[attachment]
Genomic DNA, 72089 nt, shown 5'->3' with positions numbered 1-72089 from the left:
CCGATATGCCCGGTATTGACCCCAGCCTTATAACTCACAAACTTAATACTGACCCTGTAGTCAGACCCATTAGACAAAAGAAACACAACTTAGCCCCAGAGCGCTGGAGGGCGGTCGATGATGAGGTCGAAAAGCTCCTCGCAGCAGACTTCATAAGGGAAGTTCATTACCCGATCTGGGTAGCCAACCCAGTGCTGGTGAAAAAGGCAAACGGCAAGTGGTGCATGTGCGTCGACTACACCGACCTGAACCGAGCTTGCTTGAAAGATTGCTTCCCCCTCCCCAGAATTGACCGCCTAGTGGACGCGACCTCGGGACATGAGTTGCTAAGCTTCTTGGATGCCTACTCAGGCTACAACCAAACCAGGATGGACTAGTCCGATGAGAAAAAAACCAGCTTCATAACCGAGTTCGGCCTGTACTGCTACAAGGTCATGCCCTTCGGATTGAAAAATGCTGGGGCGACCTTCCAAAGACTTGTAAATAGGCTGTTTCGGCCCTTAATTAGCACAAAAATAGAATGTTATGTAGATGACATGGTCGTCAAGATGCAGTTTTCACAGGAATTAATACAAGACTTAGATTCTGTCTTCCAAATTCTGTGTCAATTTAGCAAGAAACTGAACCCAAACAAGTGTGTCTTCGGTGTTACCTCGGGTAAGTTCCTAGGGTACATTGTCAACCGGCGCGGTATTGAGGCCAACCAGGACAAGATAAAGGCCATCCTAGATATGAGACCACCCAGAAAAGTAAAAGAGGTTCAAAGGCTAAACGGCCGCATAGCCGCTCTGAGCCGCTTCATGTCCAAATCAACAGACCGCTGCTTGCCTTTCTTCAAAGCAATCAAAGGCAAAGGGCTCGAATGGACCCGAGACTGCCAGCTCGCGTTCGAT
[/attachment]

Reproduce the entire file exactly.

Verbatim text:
Genomic DNA, 72089 nt, shown 5'->3' with positions numbered 1-72089 from the left:
CCGATATGCCCGGTATTGACCCCAGCCTTATAACTCACAAACTTAATACTGACCCTGTAGTCAGACCCATTAGACAAAAGAAACACAACTTAGCCCCAGAGCGCTGGAGGGCGGTCGATGATGAGGTCGAAAAGCTCCTCGCAGCAGACTTCATAAGGGAAGTTCATTACCCGATCTGGGTAGCCAACCCAGTGCTGGTGAAAAAGGCAAACGGCAAGTGGTGCATGTGCGTCGACTACACCGACCTGAACCGAGCTTGCTTGAAAGATTGCTTCCCCCTCCCCAGAATTGACCGCCTAGTGGACGCGACCTCGGGACATGAGTTGCTAAGCTTCTTGGATGCCTACTCAGGCTACAACCAAACCAGGATGGACTAGTCCGATGAGAAAAAAACCAGCTTCATAACCGAGTTCGGCCTGTACTGCTACAAGGTCATGCCCTTCGGATTGAAAAATGCTGGGGCGACCTTCCAAAGACTTGTAAATAGGCTGTTTCGGCCCTTAATTAGCACAAAAATAGAATGTTATGTAGATGACATGGTCGTCAAGATGCAGTTTTCACAGGAATTAATACAAGACTTAGATTCTGTCTTCCAAATTCTGTGTCAATTTAGCAAGAAACTGAACCCAAACAAGTGTGTCTTCGGTGTTACCTCGGGTAAGTTCCTAGGGTACATTGTCAACCGGCGCGGTATTGAGGCCAACCAGGACAAGATAAAGGCCATCCTAGATATGAGACCACCCAGAAAAGTAAAAGAGGTTCAAAGGCTAAACGGCCGCATAGCCGCTCTGAGCCGCTTCATGTCCAAATCAACAGACCGCTGCTTGCCTTTCTTCAAAGCAATCAAAGGCAAAGGGCTCGAATGGACCCGAGACTGCCAGCTCGCGTTCGAT